It seems these days that to work with Morrissey on consecutive records in any capacity is something of an achievement. Throughout the course of his solo career, which now spans some three decades, he has cut an increasingly enigmatic and controversial figure. Whether weighing in on divisive issues like Brexit with suggestions that the result was “magnificent”, or mocking the monarchy at every available opportunity, he appears to be flirting on the fringes of public outcry more intimately than ever before.
His reputation as an agitator has only been fuelled by the public, often venomous, spats he’s had with record labels, former band mates and collaborators over the years – of which there have been too many to mention here. All of which makes the role of Joe Chiccarelli all the more unusual.
Save for a select few, Morrissey – or Mozz – as Chiccarelli regularly refers to him during our conversation – has rarely relied on the same producer more than once during his solo career to date – only Steve Lillywhite and Jerry Finn have attained that honour. With Chiccarelli, however, it could certainly be argued that no previous producer has ever been able to lure Mozz and his band into such unknown sonic territory.
Having worked with several major acts, including the likes of U2, Beck, The Killers, The Strokes, Glenn Frey, The White Stripes and Counting Crows to name but a mere few, Chiccarelli is no stranger to working with the stars and pushing them to take risks in the studio. This has never been more evident than on Morrissey’s previous record World Peace Is None Of Your Business (2014). The album veered heavily from the muscular, electric guitar-driven rock of predecessor Years Of Refusal into a world of less conventional musical flourishes by way of harp, accordion, keys, brass and greater structural variation, moving from minimalist acoustic guitar-led croons (Mountjoy) to four-to-the-floor pop (Staircase At The University) and twinkling soundscapes (see the title track).
Now, with Low In High School, Chiccarelli has raised the bar once again, taking a similar template to WPINOYB and dialling up its extremities to 11. Recorded at Ennio Morricone’s Forum Studios in Italy and mixed at La Fabrique Studios in the south of France and released on November 17, the resulting collection of songs is unlike anything else in the Morrissey canon. From the unfamiliar but pleasantly surprising pop of lead single Spent The Day In Bed, to the bombast of glam rock, brass-backed stomper My Love I’d Do Anything For You.
Here, Chiccarelli tells PSNEurope what it was like to work with Morrissey in the studio for a second time and how he produced one of 2017’s most spectacular studio triumphs…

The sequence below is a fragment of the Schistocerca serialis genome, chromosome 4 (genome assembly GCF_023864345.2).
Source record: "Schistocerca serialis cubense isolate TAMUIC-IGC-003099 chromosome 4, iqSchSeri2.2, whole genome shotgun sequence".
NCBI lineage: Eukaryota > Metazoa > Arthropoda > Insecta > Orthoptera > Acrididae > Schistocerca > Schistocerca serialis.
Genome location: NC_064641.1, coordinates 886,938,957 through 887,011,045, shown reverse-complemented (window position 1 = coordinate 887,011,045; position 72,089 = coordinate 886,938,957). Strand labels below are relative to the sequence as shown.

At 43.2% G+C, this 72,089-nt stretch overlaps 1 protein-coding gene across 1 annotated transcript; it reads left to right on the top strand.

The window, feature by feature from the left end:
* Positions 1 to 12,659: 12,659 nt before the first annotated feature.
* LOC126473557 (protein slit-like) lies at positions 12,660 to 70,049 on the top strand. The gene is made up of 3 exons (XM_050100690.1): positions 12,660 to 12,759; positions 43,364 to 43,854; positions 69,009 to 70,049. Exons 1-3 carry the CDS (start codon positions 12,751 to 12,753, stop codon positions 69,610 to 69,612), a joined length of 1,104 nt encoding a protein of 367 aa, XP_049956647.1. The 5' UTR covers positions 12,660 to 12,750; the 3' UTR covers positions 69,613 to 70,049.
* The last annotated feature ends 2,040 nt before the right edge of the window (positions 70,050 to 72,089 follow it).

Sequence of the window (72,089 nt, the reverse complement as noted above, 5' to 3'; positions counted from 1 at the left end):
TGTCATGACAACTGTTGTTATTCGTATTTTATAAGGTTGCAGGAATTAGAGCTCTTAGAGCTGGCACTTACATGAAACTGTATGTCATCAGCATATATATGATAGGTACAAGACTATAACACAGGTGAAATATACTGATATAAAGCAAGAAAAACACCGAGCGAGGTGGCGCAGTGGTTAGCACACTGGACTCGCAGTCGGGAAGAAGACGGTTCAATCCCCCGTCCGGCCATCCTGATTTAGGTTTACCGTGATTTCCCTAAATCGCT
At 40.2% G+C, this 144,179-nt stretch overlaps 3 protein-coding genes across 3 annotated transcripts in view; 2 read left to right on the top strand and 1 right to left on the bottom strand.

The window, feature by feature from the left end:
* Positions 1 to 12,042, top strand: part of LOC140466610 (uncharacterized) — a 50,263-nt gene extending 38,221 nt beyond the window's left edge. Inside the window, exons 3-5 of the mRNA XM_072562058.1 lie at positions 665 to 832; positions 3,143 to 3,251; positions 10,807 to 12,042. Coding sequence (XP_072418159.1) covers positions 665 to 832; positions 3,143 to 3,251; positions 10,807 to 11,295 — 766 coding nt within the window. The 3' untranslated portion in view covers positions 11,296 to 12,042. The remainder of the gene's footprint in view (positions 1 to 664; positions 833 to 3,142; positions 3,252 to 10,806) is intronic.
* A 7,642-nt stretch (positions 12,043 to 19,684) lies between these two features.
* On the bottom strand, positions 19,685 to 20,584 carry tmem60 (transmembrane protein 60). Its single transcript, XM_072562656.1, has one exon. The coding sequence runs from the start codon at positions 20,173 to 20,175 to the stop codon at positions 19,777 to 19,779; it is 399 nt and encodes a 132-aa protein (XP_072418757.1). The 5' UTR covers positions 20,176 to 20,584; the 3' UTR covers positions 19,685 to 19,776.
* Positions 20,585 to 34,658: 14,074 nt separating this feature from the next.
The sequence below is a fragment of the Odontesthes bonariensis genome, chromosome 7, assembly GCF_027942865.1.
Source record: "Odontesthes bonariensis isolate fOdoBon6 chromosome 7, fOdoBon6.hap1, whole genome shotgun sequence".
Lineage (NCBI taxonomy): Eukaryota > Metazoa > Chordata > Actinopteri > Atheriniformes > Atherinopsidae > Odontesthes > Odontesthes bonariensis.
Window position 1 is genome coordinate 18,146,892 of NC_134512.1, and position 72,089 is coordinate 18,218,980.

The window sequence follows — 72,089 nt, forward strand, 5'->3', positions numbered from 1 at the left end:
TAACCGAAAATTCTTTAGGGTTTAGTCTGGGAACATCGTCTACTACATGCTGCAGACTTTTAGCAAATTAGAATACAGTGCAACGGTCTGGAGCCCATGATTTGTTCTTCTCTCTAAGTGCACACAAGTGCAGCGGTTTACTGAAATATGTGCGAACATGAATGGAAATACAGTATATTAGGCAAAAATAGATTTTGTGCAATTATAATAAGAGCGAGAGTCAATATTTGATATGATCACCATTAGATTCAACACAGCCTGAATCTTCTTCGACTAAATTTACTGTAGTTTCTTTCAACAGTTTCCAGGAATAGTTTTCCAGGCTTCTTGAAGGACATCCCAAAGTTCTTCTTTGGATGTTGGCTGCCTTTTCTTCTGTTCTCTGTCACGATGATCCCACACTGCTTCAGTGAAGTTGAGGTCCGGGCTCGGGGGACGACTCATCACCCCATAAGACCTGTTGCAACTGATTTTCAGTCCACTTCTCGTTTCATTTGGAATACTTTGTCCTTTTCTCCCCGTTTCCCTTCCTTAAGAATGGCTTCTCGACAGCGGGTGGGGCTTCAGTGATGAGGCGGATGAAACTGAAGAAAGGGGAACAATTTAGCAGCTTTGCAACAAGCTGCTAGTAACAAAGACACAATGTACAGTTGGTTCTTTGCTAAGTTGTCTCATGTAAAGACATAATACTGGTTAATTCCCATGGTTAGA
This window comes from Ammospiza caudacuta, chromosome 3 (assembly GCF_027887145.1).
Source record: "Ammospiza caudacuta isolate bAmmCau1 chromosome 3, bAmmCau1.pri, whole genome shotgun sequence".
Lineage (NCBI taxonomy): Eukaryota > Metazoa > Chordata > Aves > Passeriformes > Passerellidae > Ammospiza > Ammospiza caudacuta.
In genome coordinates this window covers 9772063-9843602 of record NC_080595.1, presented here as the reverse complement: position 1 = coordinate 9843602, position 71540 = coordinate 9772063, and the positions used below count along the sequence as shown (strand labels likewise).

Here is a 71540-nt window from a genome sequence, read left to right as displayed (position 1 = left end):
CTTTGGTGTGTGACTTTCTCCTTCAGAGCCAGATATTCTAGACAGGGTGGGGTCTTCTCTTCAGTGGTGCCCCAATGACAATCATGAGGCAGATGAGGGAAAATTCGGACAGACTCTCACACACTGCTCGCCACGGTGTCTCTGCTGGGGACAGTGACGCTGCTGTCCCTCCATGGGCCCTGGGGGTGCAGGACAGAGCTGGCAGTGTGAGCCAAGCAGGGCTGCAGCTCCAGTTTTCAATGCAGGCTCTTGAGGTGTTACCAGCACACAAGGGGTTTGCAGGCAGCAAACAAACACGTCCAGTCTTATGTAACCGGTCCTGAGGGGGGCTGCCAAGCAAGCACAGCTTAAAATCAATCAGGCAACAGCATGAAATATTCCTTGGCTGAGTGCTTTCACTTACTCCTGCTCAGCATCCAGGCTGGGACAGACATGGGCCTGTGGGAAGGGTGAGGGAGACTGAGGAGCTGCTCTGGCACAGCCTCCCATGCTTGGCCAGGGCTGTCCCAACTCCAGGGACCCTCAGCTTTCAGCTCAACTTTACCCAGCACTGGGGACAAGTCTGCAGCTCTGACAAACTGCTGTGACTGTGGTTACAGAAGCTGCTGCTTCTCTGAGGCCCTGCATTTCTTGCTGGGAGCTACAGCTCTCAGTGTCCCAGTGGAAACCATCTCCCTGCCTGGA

Tell us how you came to work with Morrissey on a second consecutive album.
Well, he enjoyed the process so much doing World Peace Is None Of Your Business that he just wanted to repeat it. But unfortunately La Fabrique Studios in the south of France, where we made that album, was booked up and the timings didn’t work out. With Morrissey, he really wants to be inspired when he’s making a record – to be in a place that’s really exciting and inspirational for him. Fabrique is a really idyllic location; it’s a fantastic studio. He had done an album at Ennio Morriconne’s studio in Rome about 10 years prior (Ringleader Of The Tormentors) so he suggested going back there, because he feels that the energy of Rome is good for him, so that’s how we chose working there.
What was your approach to producing the record?
As with the last album, he presented me with about 26 demos in advance. The tricky thing with Morrissey is he never records any vocals until he gets in the studio and does the actual vocal takes, so you’re left guessing where the song is going to go. It’s quite a unique process. What he brings to a song in terms of melody and lyrics is just extraordinary. I’ve never worked with anybody in my life who can come up with such unique melodies and lyrics that really transform a track. Home Is A Question Mark is a Morrissey classic; it was just obvious when he went in to sing the first guide vocal for it, like, Wow. It’s a clever lyric, a brilliant statement and a classic Morrissey melody.
What’s he like to work with in the studio? Is he open to collaboration with the producer?
He’s a producer’s dream in a lot of ways. When he talks about what he wants from a track, he talks about it in a very broad, big picture way. Even down to the emotion or the colour he wants to achieve with a given song, so that gives you a lot of flexibility. It’s not like he comes in saying, I want the piano part to be like this, and I want the guitar sound to be like that. He’ll say, This is a very brooding song, I want it dark, I want it barren, scary. And he leaves it up to you to craft that. Normally our process would be that we’d go in, put down a guide vocal with maybe a guide keyboard track or the band would play along with him and we’d do a sketch of a take, get the song formed and the tempo correct. Then we build everything around his vocal. Unlike the last album, where most of the vocals are those guide vocals – around 60% of them – this album its probably 60% of the vocals that were redone after the fact. He’s good with his voice in terms of a director, where he will push the energy of the band by pushing his vocal. Sometimes he’ll go too far to drive the band to get the energy in the room up, so we’ll go back and redo the vocal with a lighter approach. But he really has a great sense of the big picture and what he wants from each track.
How involved do you get with arrangements and structures?
It’s a very collaborative process. Some of the tunes are demo’d thoroughly, some are just piano, so we definitely mess around with structures, adding choruses and those kind of things. With Morrissey it’s all about the lyric and when he feels that the lyrical message of the song is delivered properly he doesn’t necessarily feel the need for extra long instrumentals or repetitive choruses. He’s a storyteller, and the songs are like little movies or acts in a play. When the point is made and the dialogue is served, that’s all that’s necessary.